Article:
Living without transport in Joburg suburbia

Just the title alone is not for the faint of heart.

After a bit if a disaster car wise, due to a couple of bad decisions on my part, so have only myself to blame, I find myself transportless. Now if I was living abroad, this would not even be a topic for discussion, but in Johannesburg this poses a slight problem, just by the sheer distances one needs to travel to get around the and lack of any formal public transport in place.

But as they say here in my beautiful country, ” ‘n boer maak ‘n plan”!

I treated myself to the luxury of a hire vehicle for 2 weeks, but just saw my bank balance being slowly siphoned off, it is an expensive luxury, so returned same a week ago and have had an interesting week, with 4 possible options.

Option 1 – walk – which I have done, very grateful for there being convenience stores within one kilometer radius of my home. So handbag over the shoulder, with cell phone and wallet securely zipped in the bag (remember this is the evil crime ridden South Africa that I live in), empty backpack on my back and off I go.  What a liberating experience.  I do think the sight of this white haired”gogo” striding purposefully up the road was a bit of an anomaly, where everyone drives around with darkened windows and car door securely lock without engaging with anyone who may approach their car to wash their windows, or sell them the latest cell phone gadget at the robots. Score 10/10 it was beautiful to be out in the fresh air, didn’t cost me anything and I spent less as really didn’t feel like being too laden down for the walk back home.

Option 2 – use the local minibus taxis – here it is a bit more daunting, but once you get the courage to ask the local population which handsignals to use, it is really quite easy.  No formal pick up spots.  You just stand anywhere on the side of the road, see the minibus travelling in your direction, held up the requisite finger symbol for your destination and “bob’s your uncle”.  Minibus stops, you climb in (again as the white gogo) you get given the front seat, which is not always the best as you then have first hand experience of the ability of the driver to mount the curb to bypass traffic.  So you just close your eyes and pray. Payment is easy – if you are sitting in the back you hand you money forward to the other passengers, who pass it forward to the driver, who then casually hands your change back. To disembark, you call out short left/right and taxi stops immediately, disregarding all traffic in the vicinity. Score  10/10 experience daily life of your every day South Africa.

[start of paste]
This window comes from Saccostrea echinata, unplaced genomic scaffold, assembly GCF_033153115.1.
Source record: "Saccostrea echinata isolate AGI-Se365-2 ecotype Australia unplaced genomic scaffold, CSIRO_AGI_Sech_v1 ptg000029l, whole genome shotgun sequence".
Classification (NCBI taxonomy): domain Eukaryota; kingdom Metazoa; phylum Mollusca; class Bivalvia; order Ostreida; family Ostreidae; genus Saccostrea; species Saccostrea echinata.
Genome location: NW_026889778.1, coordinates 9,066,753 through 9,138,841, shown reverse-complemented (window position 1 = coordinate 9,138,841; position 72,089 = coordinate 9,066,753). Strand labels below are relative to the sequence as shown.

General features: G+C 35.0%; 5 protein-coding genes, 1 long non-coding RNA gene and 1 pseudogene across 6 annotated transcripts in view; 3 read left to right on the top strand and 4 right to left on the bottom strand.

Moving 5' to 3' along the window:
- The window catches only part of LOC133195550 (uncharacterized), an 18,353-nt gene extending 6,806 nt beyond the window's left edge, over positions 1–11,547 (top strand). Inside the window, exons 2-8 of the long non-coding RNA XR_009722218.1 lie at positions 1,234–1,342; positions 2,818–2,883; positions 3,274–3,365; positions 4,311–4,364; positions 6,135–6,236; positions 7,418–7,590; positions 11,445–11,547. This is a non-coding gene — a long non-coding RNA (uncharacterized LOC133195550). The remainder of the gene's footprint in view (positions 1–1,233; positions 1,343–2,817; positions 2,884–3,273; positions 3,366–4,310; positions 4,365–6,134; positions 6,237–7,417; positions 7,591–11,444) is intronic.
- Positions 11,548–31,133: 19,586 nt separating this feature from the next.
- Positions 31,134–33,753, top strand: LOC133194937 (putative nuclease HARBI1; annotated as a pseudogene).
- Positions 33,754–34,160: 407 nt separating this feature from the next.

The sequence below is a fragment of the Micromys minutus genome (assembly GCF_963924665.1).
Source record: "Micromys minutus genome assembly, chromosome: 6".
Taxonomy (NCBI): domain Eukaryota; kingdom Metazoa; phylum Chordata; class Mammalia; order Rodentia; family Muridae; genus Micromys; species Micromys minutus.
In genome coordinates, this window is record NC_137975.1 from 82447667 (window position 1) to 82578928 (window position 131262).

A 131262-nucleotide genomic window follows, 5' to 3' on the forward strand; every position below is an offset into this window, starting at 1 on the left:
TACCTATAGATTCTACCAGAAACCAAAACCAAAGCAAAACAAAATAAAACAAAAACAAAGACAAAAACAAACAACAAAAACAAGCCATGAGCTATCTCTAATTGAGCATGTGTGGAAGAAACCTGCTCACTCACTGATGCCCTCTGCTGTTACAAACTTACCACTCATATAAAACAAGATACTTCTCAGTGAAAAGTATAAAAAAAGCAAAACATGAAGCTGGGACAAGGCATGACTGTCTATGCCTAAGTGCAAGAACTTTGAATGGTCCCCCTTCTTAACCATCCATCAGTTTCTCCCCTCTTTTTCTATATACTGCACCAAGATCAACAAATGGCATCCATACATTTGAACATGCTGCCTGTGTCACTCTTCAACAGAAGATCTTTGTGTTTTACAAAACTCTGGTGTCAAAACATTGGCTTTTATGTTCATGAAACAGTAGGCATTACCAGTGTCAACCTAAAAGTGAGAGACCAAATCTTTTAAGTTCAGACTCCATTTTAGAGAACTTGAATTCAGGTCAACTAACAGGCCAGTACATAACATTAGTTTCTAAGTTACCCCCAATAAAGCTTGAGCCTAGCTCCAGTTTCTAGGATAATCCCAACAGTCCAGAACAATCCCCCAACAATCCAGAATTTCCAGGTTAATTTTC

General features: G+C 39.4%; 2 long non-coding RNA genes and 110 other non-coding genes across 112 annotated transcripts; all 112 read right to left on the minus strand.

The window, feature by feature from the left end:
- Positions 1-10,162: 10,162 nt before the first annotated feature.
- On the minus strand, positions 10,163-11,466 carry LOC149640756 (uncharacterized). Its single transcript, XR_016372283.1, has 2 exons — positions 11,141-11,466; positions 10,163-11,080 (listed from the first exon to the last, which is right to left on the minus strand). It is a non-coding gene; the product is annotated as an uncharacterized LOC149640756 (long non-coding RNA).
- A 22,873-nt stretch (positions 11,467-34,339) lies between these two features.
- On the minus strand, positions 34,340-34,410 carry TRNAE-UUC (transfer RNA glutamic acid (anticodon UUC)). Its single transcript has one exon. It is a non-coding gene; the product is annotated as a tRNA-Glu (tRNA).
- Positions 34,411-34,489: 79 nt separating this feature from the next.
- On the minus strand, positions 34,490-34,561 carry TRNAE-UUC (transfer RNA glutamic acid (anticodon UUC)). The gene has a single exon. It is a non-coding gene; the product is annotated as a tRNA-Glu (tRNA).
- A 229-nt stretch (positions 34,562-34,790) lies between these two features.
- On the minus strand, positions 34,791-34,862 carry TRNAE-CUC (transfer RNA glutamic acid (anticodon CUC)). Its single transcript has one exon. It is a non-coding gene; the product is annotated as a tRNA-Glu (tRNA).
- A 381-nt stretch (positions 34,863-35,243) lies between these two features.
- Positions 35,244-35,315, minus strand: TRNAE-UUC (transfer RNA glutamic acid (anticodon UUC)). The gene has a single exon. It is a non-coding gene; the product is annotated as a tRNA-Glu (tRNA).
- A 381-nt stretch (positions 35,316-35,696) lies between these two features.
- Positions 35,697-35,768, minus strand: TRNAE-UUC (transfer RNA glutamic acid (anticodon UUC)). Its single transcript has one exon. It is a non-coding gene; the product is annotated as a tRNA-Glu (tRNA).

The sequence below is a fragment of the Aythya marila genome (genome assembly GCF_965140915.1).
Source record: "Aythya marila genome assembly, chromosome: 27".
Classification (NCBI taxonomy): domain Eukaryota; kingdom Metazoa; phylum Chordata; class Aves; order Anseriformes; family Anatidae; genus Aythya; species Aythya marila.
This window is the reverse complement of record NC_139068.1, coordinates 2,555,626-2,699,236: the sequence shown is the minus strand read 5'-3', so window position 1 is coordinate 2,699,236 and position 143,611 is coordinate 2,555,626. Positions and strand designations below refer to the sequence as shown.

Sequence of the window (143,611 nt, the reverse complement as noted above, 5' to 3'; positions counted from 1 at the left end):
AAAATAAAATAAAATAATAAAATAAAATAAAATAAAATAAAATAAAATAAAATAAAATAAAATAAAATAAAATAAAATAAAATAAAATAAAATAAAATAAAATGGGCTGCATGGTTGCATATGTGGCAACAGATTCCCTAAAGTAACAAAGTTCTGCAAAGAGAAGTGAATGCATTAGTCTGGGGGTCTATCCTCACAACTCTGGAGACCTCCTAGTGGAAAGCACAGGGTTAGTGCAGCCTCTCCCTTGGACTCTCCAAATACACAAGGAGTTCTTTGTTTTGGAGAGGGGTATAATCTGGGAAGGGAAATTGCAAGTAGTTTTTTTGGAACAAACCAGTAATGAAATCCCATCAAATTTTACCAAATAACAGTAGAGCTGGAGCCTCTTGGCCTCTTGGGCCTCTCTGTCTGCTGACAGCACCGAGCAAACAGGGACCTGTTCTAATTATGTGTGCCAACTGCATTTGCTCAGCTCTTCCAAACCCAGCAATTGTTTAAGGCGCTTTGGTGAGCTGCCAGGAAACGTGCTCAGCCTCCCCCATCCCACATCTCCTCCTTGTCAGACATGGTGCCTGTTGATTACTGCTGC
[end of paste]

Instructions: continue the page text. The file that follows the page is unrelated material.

Option 3 – Uber – ahhhhhhhh Uber – what an easy way to get around. Costs a tad more than the local minibus. But I get collected at my doorstep within 5 minutes of placing a booking and dropped at my destination and the conversations I have had with my drivers are priceless.  Had to be at work at 5.30 this morning and was worried about finding a driver up so early – no problem at all. Score again 10/10

Then I come to Option 4 – which after the above is actually not an option – stay at home!

So getting around Johannesburg is possible without your own car.  I now have no headaches of car licences, mechanics, saving on car insurance and getting to see Johannesburg in a different light, not via locked doors and rolled up windows of my own car, without engaging in the world around me.  Maybe not as convenient – but doable and an adventure at the same time.



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